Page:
Prince Charles almost didn’t walk behind Princess Diana’s coffin during her funeral service in 1997.

In the Netflix documentary “The Royals,” biographer Andrew Morton said that the future King received death threats following the death of the Princess of Wales because everyone blamed him for the accident.

“During the arrangements for the funeral, there were conversations between Downing Street and the Buckingham Palace and at one of these meetings, they said, ‘Well, look if William and Harry decide not to follow the funeral cortege, Prince Charles cannot do that on his own,’” Morton said.

Since there was too much bitterness surrounding the future king’s divorce from Princess Diana, royal protection officers became concerned that someone might lunge at the heir to the throne from the crowd.

But in the end, Prince Charles walked behind his ex-wife’s coffin in his suit and black tie. He was joined by Prince Philip, Prince William, Prince Harry, and Princess Diana’s brother, Charles, Earl Spencer.

In the book “Tony’s Ten Years: Memoirs of the Blair Administration,” Sky’s political editor Adam Boulton revealed that Prince Philip and Queen Elizabeth II wanted Princess Diana’s funeral service to be a private event but Prince Charles thought otherwise.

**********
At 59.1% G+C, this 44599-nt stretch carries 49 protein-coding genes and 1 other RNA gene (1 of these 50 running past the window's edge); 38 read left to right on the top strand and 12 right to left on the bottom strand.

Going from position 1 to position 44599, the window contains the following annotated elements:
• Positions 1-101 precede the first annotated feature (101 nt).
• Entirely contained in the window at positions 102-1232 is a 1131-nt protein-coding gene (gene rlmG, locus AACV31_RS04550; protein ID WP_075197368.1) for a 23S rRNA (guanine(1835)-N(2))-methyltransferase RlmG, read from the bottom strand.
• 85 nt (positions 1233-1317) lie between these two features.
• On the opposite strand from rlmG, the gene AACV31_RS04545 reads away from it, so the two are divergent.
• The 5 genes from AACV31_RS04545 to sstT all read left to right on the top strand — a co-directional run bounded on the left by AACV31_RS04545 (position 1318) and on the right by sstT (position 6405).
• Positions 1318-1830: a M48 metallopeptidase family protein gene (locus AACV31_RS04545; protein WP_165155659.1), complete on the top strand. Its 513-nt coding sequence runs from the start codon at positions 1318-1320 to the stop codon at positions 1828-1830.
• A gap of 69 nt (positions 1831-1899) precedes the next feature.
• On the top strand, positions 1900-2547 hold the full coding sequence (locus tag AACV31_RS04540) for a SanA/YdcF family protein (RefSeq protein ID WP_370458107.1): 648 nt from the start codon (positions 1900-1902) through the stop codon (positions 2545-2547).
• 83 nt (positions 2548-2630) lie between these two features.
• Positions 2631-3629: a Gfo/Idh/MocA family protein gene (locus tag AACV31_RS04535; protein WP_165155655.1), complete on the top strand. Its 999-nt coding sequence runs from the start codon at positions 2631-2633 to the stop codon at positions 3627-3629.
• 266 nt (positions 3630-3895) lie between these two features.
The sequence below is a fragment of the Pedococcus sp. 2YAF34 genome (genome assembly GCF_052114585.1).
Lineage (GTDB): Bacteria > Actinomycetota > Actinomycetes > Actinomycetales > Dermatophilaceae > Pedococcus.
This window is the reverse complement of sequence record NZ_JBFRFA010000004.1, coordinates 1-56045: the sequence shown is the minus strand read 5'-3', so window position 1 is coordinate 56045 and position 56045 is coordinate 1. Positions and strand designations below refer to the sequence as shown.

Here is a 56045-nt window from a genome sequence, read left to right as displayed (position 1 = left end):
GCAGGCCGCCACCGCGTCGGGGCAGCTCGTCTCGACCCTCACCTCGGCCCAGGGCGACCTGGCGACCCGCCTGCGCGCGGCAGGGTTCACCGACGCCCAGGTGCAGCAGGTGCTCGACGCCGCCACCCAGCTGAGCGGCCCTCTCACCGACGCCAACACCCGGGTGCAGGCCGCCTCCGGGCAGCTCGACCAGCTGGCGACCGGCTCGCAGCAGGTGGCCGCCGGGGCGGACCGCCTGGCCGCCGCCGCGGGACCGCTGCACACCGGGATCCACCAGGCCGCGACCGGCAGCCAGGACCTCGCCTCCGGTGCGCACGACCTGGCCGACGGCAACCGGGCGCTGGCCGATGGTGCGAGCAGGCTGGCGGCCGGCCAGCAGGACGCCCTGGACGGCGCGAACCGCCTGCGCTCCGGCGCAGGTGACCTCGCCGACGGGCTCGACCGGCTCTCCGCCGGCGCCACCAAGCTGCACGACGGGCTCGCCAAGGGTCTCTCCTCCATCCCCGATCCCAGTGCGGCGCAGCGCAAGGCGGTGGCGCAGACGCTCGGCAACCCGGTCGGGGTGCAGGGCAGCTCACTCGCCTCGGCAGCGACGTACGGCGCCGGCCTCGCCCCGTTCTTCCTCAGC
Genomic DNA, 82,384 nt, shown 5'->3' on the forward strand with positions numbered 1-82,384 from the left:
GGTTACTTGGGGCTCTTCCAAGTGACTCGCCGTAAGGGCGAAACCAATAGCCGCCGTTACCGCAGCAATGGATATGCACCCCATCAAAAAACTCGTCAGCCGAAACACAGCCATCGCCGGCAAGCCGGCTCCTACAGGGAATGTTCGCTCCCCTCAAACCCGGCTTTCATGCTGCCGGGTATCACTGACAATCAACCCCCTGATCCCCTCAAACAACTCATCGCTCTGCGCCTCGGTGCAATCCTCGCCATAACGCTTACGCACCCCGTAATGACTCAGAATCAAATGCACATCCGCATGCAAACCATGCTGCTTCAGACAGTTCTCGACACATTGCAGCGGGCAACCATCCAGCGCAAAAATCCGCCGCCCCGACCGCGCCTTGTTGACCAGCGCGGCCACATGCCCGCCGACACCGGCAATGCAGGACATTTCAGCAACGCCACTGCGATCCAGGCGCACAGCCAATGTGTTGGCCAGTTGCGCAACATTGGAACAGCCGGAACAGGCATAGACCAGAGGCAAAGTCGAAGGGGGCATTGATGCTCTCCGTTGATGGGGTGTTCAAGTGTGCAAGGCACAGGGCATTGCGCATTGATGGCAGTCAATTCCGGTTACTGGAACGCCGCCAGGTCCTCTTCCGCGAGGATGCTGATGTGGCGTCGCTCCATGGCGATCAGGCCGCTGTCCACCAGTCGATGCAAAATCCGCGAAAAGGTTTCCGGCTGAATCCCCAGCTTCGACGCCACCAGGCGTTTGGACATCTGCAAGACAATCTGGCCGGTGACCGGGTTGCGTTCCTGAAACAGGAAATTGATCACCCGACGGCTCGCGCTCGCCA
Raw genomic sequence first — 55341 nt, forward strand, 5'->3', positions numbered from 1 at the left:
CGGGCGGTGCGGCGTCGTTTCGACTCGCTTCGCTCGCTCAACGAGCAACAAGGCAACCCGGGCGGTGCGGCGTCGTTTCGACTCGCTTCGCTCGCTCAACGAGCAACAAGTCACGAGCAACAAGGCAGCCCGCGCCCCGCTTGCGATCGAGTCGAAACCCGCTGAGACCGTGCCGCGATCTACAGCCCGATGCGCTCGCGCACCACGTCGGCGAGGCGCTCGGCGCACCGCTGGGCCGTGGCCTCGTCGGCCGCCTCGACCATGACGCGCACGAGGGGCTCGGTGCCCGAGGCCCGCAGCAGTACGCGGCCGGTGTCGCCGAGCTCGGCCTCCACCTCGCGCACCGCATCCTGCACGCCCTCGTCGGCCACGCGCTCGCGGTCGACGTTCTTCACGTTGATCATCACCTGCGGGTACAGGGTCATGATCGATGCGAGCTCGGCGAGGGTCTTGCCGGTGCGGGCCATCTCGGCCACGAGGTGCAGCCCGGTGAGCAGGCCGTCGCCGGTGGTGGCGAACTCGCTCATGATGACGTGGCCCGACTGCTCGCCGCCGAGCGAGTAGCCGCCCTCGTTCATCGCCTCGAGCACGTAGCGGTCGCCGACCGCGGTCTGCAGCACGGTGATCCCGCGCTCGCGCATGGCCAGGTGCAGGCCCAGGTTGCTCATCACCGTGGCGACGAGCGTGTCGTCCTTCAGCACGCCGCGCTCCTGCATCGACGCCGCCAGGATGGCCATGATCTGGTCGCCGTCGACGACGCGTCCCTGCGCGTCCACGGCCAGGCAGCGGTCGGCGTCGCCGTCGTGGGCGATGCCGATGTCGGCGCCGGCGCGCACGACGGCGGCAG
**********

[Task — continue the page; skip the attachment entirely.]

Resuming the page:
“The events of that week in September 1997 were very sad, but as the spinners from Downing Street came to Buckingham Palace and started to kick around what roles Harry and William should play in the funeral, the Queen had relished the moment when Philip bellowed over the speakerphone from Balmoral: ‘[expletive] off,’” he said.

But despite the Duke of Edinburgh’s desire to keep Princess Diana’s funeral private, he eventually came around with the different plan. He also helped in encouraging Prince William to walk behind his mom’s coffin because the second in line to the throne felt that he couldn’t do it.

Princess Diana passed away on Aug. 31, 1997, following a fatal car crash in Paris.

Prince Charles and Princess Diana
Prince Charles and Princess Diana are pictured attending a centenary service for the Royal College Of Music on Feb. 28, 1982 at Westminster Abbey, London. Fox Photos/Hulton Archive/Getty Images